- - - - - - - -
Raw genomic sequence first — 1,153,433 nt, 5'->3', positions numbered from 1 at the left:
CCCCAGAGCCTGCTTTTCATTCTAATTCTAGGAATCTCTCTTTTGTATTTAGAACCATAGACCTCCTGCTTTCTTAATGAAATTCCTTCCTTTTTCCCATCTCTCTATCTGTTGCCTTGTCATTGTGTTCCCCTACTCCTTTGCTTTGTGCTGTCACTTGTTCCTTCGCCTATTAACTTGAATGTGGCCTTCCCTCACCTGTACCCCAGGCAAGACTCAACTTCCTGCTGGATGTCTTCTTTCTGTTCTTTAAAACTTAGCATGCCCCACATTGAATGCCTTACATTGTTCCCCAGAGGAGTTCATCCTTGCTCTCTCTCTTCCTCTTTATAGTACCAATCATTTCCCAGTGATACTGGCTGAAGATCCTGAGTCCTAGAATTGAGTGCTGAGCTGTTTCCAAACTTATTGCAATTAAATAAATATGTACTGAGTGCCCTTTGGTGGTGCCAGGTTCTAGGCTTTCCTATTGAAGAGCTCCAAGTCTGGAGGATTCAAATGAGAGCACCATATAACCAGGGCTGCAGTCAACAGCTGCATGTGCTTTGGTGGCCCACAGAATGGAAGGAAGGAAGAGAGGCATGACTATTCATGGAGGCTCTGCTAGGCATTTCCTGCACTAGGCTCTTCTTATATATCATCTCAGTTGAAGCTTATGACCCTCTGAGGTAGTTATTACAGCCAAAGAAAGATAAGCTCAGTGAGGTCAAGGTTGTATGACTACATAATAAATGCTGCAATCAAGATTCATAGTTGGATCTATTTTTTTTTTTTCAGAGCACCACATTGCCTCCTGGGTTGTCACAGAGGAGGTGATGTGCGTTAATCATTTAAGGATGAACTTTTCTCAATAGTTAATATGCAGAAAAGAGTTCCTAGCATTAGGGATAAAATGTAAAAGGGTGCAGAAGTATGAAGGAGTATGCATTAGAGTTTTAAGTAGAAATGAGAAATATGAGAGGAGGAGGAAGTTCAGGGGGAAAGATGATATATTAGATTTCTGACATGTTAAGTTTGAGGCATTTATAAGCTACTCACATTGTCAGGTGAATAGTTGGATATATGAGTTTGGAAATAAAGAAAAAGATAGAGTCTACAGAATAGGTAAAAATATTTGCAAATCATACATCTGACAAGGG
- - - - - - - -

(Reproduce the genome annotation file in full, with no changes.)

Raw genomic sequence first — 1,153,433 nt, 5'->3', positions numbered from 1 at the left:
CCCCAGAGCCTGCTTTTCATTCTAATTCTAGGAATCTCTCTTTTGTATTTAGAACCATAGACCTCCTGCTTTCTTAATGAAATTCCTTCCTTTTTCCCATCTCTCTATCTGTTGCCTTGTCATTGTGTTCCCCTACTCCTTTGCTTTGTGCTGTCACTTGTTCCTTCGCCTATTAACTTGAATGTGGCCTTCCCTCACCTGTACCCCAGGCAAGACTCAACTTCCTGCTGGATGTCTTCTTTCTGTTCTTTAAAACTTAGCATGCCCCACATTGAATGCCTTACATTGTTCCCCAGAGGAGTTCATCCTTGCTCTCTCTCTTCCTCTTTATAGTACCAATCATTTCCCAGTGATACTGGCTGAAGATCCTGAGTCCTAGAATTGAGTGCTGAGCTGTTTCCAAACTTATTGCAATTAAATAAATATGTACTGAGTGCCCTTTGGTGGTGCCAGGTTCTAGGCTTTCCTATTGAAGAGCTCCAAGTCTGGAGGATTCAAATGAGAGCACCATATAACCAGGGCTGCAGTCAACAGCTGCATGTGCTTTGGTGGCCCACAGAATGGAAGGAAGGAAGAGAGGCATGACTATTCATGGAGGCTCTGCTAGGCATTTCCTGCACTAGGCTCTTCTTATATATCATCTCAGTTGAAGCTTATGACCCTCTGAGGTAGTTATTACAGCCAAAGAAAGATAAGCTCAGTGAGGTCAAGGTTGTATGACTACATAATAAATGCTGCAATCAAGATTCATAGTTGGATCTATTTTTTTTTTTTCAGAGCACCACATTGCCTCCTGGGTTGTCACAGAGGAGGTGATGTGCGTTAATCATTTAAGGATGAACTTTTCTCAATAGTTAATATGCAGAAAAGAGTTCCTAGCATTAGGGATAAAATGTAAAAGGGTGCAGAAGTATGAAGGAGTATGCATTAGAGTTTTAAGTAGAAATGAGAAATATGAGAGGAGGAGGAAGTTCAGGGGGAAAGATGATATATTAGATTTCTGACATGTTAAGTTTGAGGCATTTATAAGCTACTCACATTGTCAGGTGAATAGTTGGATATATGAGTTTGGAAATAAAGAAAAAGATAGAGTCTACAGAATAGGTAAAAATATTTGCAAATCATACATCTGACAAGGG